Trygve Halvdan Lie

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The following article is from The Great Soviet Encyclopedia (1979). It might be outdated or ideologically biased.

Lie, Trygve Halvdan


Bom July 16, 1896, in Grorud, near Oslo; died Dec. 30, 1968, in Geilo. Norwegian politician and statesman. One of the right-wing leaders of the Norwegian Labor Party.

From 1926 to 1946, Lie was a member of the directorate of the Norwegian Labor Party. He served as minister of justice (1935–39) and minister of commerce and shipping (1939–40). After Norway’s occupation by fascist Germany during World War II (1939–45), he lived in exile in London, where in December 1940 he became minister of foreign affairs of the Norwegian government-in-exile. In February 1946 he became secretary-general of the United Nations. He acted in the interests of the Western powers, the USA and Great Britain in particular; this was especially apparent in 1950 at the time of the American armed intervention in Korea. Extension of the authority of Lie, realized in 1950 under pressure from the USA (in violation of the Charter of the United Nations), resulted in the protests of many member states of the UN. In April 1953, Lie was compelled to retire. He then held a number of government posts in Norway, including governor of Oslo-Akershus (1955–63), ambassador-at-large (1959–66), minister of industry (1963–64), and minister of commerce and shipping (1964–65).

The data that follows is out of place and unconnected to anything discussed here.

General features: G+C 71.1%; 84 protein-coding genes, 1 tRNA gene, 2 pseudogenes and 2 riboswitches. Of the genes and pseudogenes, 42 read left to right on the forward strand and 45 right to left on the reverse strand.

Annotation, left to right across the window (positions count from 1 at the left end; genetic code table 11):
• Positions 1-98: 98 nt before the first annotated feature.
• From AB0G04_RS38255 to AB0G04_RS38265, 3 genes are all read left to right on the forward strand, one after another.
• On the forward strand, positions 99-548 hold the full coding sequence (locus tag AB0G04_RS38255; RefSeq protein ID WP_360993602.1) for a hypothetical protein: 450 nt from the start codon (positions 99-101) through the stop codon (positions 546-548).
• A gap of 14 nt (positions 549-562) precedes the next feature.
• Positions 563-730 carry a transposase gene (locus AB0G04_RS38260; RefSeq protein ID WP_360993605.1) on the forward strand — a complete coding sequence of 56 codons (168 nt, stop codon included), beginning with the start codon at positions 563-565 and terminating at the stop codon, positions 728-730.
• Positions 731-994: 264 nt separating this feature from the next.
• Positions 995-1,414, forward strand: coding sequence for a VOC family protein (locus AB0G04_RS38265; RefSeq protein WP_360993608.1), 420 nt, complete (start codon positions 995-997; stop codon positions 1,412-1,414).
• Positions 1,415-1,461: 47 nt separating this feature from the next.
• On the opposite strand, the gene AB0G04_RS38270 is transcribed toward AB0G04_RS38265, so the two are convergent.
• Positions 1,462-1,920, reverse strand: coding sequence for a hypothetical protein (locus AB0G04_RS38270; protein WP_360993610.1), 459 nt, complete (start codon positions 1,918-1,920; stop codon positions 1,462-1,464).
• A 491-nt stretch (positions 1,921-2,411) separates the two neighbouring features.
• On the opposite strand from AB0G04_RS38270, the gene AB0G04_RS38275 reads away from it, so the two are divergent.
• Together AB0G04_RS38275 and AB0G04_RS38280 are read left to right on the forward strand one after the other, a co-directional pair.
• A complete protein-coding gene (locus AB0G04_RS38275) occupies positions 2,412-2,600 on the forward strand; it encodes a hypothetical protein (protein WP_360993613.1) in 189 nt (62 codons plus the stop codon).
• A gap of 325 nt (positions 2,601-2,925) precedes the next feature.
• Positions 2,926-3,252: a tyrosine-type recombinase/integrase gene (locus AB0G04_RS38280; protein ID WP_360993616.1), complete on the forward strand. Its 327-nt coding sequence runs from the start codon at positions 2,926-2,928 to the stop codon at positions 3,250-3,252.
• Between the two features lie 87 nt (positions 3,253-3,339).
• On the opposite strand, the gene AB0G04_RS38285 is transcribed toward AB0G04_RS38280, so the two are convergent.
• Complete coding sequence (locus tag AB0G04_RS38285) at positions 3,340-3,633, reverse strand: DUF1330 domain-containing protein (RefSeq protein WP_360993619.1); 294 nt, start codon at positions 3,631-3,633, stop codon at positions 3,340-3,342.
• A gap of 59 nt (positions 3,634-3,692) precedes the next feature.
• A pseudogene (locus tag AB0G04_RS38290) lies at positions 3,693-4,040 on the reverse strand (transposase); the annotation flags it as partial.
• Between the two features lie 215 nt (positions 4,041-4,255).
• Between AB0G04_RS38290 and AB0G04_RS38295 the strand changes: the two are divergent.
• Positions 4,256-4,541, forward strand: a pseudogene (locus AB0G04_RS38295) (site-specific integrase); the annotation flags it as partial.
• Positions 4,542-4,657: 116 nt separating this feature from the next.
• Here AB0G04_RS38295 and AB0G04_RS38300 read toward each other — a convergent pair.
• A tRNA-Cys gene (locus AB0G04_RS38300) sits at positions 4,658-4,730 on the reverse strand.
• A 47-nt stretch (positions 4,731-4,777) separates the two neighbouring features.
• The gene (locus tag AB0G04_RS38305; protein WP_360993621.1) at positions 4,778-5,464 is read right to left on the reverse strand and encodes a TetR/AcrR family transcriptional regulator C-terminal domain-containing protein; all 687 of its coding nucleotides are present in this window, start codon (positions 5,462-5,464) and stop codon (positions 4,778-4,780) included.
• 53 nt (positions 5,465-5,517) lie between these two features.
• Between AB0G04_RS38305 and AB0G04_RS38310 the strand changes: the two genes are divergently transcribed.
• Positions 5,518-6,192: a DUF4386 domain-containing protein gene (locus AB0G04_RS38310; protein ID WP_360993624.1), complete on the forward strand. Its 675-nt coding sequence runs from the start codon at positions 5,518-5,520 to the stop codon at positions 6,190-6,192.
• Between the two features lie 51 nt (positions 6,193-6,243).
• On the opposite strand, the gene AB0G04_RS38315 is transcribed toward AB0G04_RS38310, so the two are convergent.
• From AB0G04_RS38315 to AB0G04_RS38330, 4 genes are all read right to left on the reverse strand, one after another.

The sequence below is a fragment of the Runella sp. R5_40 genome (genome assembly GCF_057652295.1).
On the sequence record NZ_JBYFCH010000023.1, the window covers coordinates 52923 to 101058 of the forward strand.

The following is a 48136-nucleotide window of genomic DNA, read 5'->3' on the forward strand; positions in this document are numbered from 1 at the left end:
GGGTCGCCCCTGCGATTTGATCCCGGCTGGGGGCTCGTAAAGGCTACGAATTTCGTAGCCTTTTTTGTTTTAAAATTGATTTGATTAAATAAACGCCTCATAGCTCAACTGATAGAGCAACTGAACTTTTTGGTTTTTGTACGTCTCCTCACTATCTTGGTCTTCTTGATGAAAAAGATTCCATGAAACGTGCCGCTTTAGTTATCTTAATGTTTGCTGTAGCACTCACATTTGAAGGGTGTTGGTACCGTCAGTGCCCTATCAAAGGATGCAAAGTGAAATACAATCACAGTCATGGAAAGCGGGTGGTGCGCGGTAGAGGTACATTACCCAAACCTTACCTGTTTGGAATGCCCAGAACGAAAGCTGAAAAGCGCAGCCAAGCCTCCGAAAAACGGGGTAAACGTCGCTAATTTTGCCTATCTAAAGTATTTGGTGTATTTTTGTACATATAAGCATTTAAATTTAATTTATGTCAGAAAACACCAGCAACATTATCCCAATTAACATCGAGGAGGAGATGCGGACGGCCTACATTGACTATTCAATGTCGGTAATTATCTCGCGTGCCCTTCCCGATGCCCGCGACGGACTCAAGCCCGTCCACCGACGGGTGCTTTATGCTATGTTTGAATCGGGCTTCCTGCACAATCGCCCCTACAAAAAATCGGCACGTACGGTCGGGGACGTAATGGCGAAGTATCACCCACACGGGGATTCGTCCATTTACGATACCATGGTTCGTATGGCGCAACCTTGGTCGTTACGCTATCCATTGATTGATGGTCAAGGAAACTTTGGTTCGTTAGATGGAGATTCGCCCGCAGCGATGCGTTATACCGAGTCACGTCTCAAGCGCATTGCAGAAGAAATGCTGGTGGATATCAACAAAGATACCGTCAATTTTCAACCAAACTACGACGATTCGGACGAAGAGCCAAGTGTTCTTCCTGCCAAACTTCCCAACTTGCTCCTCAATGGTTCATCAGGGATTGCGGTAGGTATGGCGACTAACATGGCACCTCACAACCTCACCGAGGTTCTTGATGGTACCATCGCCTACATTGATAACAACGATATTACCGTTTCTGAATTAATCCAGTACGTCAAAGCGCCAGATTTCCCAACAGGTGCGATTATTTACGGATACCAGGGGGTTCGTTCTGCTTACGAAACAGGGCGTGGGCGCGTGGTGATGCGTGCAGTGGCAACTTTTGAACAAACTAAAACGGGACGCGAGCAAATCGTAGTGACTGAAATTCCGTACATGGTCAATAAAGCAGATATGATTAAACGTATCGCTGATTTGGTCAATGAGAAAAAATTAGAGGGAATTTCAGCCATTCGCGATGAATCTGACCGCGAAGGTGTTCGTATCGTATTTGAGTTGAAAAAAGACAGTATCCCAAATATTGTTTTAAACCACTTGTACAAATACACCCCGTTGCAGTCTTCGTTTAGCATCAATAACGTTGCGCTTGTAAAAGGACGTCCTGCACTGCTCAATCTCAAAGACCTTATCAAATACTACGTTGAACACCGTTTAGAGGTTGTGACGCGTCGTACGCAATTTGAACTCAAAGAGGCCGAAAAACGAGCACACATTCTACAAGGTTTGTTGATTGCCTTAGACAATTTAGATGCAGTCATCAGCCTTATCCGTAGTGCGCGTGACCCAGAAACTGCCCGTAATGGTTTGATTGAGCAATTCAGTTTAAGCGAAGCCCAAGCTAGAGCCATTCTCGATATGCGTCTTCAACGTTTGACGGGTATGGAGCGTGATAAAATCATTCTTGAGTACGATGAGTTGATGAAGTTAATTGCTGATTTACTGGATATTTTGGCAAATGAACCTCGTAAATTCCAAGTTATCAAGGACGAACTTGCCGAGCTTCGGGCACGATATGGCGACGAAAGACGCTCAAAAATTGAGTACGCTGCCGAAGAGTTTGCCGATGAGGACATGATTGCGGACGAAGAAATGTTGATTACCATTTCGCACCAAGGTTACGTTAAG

The Great Soviet Encyclopedia, 3rd Edition (1970-1979). © 2010 The Gale Group, Inc. All rights reserved.